Last reviewed 27 February 2020

Andrew Christodoulou reminds us that the provision of training is no different to any other work activity and must be risk assessed as required by the Management of Health and Safety at Work Regulations 1999 (MHSWR).

Training is the heart of the management of health and safety in the workplace and is embedded in legislation. Section 2 of the Health and Safety at Work, etc Act 1974 (HSWA) requires the provision of such information, instruction, training and supervision as is necessary to ensure, so far as is reasonably practicable, the health and safety at work of all employees.

The Act is not prescriptive about the nature or content of such instruction, training and supervision, and employers must make their own judgments and analysis about what is required. This legal requirement is supported by the MHSWR, which requires training to take place both on recruitment and on being exposed to new risks or increased risks. They also require the employee’s capabilities to be taken into account.

Where the training is provided in-house employers must carry out their own risk assessments. Where the training is provided off site at a third parties’ premises, employers must request risk assessments from the third party and ensure that their staff attending training will not be put at risk.

Training room/classroom training

The usual methodology for carrying risk assessments, as described by the Health and Safety Executive (HSE) in its guidance INDG163, can be used for risk assessments for the provision of training and as such an examination of the hazards associated with the training room should take place. Some find it helpful to use a simple categorisation of hazards as an aide memoir during the risk assessment process. One such scheme describes hazards as:

  • physical

  • ergonomic

  • chemical

  • biological.

Such a scheme has limitations but may be a useful guide to hazard spotting in the training room. Some of the key hazards in the training room are as follows.

Physical hazards

Fire and other emergencies

Fire is an important hazard to be considered for most training rooms and the standard precautions must be in place. The appropriate fire warning notices must be displayed; fire-fighting equipment such as extinguishers must be available, properly sited and signed; fire exits and routes must be clear and unobstructed; there must be evidence that evacuation drills take place as required; alarm systems must be tested on a regular basis and records maintained. Visitors including course attendees must be informed of the fire/emergency evacuation.

Other emergency events such as bomb/terrorist warnings must also be considered and arrangements in place.

Electrical

Electrical equipment such as projectors, televisions and leads must be in good condition and PAT tested and tagged as required. All areas must have residual current device (RCD) protection.

Housekeeping

The training room must be clean and tidy. There must be sufficient space for each person to work safely and comfortably. Floor surfaces must be maintained in a safe condition and suitable for the type of activities being conducted. Steps/stairs/ramps must be in a safe condition with non-slip surfaces, and secure handrails where needed. Trailing cables must be managed by re-routing or protection to avoid tripping hazards.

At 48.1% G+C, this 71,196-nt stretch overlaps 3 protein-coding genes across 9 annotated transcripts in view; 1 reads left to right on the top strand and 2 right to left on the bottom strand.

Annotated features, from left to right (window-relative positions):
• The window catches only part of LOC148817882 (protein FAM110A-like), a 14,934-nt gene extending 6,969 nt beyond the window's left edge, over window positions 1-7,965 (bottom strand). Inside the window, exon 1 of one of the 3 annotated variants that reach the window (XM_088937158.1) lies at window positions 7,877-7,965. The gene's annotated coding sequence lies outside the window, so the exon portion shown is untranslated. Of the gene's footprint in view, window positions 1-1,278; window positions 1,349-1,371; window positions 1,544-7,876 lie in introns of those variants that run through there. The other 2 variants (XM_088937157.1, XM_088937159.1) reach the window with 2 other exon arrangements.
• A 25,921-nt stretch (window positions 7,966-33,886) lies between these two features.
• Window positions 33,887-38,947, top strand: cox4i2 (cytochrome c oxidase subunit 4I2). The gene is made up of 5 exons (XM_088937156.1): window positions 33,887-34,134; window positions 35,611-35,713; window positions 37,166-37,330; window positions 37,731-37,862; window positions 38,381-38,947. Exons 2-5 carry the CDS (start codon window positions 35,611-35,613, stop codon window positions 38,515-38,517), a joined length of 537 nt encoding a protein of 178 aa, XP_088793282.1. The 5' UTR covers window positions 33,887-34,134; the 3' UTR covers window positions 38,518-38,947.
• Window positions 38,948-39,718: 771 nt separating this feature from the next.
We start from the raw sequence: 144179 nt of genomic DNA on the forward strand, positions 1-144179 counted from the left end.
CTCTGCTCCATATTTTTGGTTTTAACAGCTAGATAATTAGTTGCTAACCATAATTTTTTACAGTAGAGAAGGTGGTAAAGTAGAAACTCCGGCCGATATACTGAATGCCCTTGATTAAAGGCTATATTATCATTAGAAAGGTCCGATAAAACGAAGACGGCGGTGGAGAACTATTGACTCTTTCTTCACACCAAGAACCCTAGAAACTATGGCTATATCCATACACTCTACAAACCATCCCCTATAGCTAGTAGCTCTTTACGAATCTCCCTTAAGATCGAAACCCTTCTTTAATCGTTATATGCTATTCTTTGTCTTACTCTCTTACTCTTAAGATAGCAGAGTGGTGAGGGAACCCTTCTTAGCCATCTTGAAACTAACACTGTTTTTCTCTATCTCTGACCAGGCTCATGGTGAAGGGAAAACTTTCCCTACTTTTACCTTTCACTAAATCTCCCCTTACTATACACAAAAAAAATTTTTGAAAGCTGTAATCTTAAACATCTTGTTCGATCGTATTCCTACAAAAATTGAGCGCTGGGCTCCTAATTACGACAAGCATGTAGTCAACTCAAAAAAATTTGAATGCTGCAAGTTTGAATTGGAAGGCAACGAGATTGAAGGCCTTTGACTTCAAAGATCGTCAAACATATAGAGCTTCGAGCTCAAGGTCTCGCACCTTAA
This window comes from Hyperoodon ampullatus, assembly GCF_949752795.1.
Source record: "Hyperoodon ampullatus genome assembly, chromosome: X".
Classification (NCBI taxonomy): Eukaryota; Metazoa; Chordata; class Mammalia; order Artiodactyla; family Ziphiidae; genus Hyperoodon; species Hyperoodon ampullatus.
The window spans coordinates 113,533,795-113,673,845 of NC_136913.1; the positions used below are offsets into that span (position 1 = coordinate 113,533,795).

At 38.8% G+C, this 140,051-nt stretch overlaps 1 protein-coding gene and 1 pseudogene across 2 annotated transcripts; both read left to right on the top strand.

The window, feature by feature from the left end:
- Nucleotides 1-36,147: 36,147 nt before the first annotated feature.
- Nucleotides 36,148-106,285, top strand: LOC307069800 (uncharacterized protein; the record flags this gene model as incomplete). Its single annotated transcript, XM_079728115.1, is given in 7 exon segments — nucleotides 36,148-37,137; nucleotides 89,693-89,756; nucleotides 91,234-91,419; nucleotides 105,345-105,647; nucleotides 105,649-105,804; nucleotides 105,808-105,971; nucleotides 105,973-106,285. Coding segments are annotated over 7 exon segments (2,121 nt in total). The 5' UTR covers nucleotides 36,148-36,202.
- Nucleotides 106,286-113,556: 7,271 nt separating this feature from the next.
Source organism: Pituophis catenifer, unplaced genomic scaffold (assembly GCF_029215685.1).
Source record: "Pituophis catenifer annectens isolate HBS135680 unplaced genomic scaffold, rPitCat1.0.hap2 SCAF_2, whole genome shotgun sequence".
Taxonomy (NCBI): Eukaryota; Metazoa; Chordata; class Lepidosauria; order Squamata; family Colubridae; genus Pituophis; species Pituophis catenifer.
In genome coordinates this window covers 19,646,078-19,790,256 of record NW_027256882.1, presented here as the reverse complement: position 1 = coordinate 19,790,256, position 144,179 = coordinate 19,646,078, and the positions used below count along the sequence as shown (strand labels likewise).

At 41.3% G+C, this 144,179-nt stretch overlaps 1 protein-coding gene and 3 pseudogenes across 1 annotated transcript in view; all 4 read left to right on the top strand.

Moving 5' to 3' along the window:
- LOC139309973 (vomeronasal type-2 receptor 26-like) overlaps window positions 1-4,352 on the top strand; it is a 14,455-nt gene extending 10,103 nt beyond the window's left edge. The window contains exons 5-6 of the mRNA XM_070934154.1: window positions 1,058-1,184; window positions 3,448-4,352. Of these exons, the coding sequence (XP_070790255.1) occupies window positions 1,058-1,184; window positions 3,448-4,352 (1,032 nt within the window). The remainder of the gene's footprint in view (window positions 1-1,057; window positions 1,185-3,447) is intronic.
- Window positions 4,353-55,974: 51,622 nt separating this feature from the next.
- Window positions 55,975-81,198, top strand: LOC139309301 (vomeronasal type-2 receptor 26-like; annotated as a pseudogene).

Ergonomic hazards

These are arguably one of the most important types of hazard since for effective learning, comfort and environmental considerations are key. The room must be well ventilated and at a comfortable temperature. Comfortable chairs must be provided and preferably adjustable. The lighting must be effective and reduce the risk of eye strain when viewing screens. Effective shades/blinds should be provided for sunlight. The training timetable should provide sufficient rest breaks from the training to ensure productive and effective learning and for social interaction.

Chemical

Generally, there are few significant chemical hazards in most training rooms. Most whiteboard cleaners and similar cleaners may contain solvents but do not usually present a significant risk when properly used. Many such chemicals can be obtained as water-based.

Care must be taken in training rooms which have walls containing asbestos. This is surprisingly common and may be present in buildings constructed as late as 1980. Building information files or CDM Health and Safety Files will give information relating to the presence of asbestos. Where asbestos is present, activities such as pinning display sheets to walls, etc should be restricted.

Biological

Where food and refreshments are provided, steps need to be taken to ensure that current food hygiene regulations are complied with and care taken regarding allergens. Arrangements must be in place to ensure that welfare facilities are kept clean. Some sites may carry the risk of legionella exposure and this should be investigated.

Special needs

Where an assessment of training facilities is carried out, consideration must be made for those with special needs. This will include those with disabilities, the young, older persons and pregnant and nursing mothers.

Risk assessments need to take into account additional and increased risks which may be present due to such factors. For example, particular risk assessments may be required for young persons, ie those under 18 years old and pregnant/nursing mothers.